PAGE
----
The SPF, the Sun Protection Factor, was introduced in the 60s and for decades the SPF 30 protection seemed more than enough to prevent superficial sunburn. Today there are many more "bands" of protection.

Basically, the SPF rating indicates how many times a person's UVB exposure will be reduced once sunscreen is applied. For example, if it takes 15 minutes in the sun for the skin to burn, spreading SPF 15 “stretches” the effect 15 times, which means it takes three hours and 45 minutes for the skin to have the same effect. A sunscreen with an SPF 100 index means that the same person would be protected for more than 24 hours. Here you will find our interesting article or on a study that would demonstrate the effectiveness of 100+ sunscreens.

However, the effectiveness of sunscreen largely depends on the correct application of the product, and most of us use too little of it.

In general, it is necessary apply about 2 mg of sunscreen per square centimeter to enjoy all the protective benefits. That's roughly double what people actually apply to their skin, according to Antony Young, a professor of experimental photobiology at King's College London. In fact, a previous study had already found that the vast majority of people only apply a third of the recommended dosage for sunscreen.



A systematic review

The London scholars led by Young started from the assumption that when we put on sunscreen we do not pay attention to the quantities and, moreover, in many parts of the body the cream does not even arrive. And this is how it has been estimated that a sunscreen with SPF 50 offers at most 40% of the protection it should.

This is why it should use higher protections and to demonstrate this, the researchers asked 16 volunteers to undergo UV rays baths with different degrees of protection (0,75 mg, 1,3 mg and 2 mg per square centimeter), to simulate sun exposure in a only once or in five days. Small biopsies of the participants' tissues revealed that DNA damage was very high even with a low dose of ultraviolet rays. Furthermore, those who protected themselves with doses of 2 mg per square centimeter for five consecutive days suffered significantly less damage than those who only exposed themselves to UV rays once but with a low dose of protection.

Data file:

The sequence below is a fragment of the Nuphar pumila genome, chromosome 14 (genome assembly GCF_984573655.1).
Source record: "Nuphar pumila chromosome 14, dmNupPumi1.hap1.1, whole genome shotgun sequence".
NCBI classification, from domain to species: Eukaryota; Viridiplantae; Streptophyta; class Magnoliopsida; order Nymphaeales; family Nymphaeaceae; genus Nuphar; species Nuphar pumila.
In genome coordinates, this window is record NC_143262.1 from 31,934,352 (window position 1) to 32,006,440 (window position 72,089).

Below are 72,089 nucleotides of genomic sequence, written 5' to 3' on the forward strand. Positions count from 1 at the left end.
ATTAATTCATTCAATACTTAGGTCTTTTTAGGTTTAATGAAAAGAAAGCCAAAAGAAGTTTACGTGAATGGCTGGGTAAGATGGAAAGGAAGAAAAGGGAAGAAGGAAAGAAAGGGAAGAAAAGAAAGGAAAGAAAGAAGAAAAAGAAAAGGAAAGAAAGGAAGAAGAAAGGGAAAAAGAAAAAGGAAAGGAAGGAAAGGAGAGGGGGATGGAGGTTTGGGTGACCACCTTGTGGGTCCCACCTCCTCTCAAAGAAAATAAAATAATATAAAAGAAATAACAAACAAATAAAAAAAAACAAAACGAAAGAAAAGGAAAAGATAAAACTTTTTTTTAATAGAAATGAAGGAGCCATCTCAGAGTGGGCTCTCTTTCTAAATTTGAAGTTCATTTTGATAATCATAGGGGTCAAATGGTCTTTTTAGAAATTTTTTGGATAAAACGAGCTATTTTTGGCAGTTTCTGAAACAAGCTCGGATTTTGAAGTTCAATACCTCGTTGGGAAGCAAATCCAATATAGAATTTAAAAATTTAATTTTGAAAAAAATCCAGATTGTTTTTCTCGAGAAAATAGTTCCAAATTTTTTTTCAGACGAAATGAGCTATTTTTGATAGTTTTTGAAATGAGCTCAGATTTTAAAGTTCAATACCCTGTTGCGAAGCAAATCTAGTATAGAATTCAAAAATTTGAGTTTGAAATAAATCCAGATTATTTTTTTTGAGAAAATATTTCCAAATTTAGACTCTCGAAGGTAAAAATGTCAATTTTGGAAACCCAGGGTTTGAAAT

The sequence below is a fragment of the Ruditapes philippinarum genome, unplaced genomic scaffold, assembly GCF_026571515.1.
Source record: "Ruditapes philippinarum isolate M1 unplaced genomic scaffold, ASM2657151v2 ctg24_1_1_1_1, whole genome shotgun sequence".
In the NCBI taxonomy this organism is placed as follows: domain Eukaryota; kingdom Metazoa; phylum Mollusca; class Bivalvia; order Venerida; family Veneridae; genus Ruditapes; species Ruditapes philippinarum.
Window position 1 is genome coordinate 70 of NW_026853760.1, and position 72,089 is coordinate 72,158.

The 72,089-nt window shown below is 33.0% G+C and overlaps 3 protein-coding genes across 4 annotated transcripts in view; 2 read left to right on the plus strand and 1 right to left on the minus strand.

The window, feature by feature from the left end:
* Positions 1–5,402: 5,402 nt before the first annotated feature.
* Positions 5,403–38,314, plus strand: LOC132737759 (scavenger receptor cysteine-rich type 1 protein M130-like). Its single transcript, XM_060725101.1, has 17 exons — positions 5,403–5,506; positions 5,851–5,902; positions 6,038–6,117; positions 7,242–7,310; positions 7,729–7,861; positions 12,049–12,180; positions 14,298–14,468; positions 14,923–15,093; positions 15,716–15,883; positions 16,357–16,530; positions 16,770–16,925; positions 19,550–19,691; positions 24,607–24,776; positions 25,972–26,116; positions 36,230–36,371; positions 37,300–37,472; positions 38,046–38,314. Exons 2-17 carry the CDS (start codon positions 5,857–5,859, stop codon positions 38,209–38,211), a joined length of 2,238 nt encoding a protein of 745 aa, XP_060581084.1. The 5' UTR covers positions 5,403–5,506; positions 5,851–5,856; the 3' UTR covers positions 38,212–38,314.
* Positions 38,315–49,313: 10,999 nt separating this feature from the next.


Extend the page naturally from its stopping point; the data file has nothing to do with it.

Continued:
Conclusion? The amount of sunscreen applied makes a big difference: The group repeatedly exposed to the rays had significant DNA damage in areas that did not receive sunscreen. This damage, however, was reduced when the sunscreen was applied with a thickness of 0,75 mg per square centimeter and was reduced even more when 2mg per square centimeter was applied, even with higher UV doses. high.

This research demonstrates why choosing an SPF of 30 or higher is so important, explains Nina Goad of the British Association of Dermatologists. While a well-applied SPF 15 cream offers the right cancer protection, because of the way we wear it, it's best to rely on those with 30 or more.

The conclusion, therefore, is simple and valid for everyone (adults and children of any phototype): never forget to use sunscreen and make sure you apply the right amount.

Read also

  • Sun creams: can they still be used after a year?
  • 10 Organic sunscreens with a good Inci
  • Sun creams: what is the right way to spread them? Myths and truths
  • Sun creams: 12 false beliefs and myths to dispel

Germana Carillo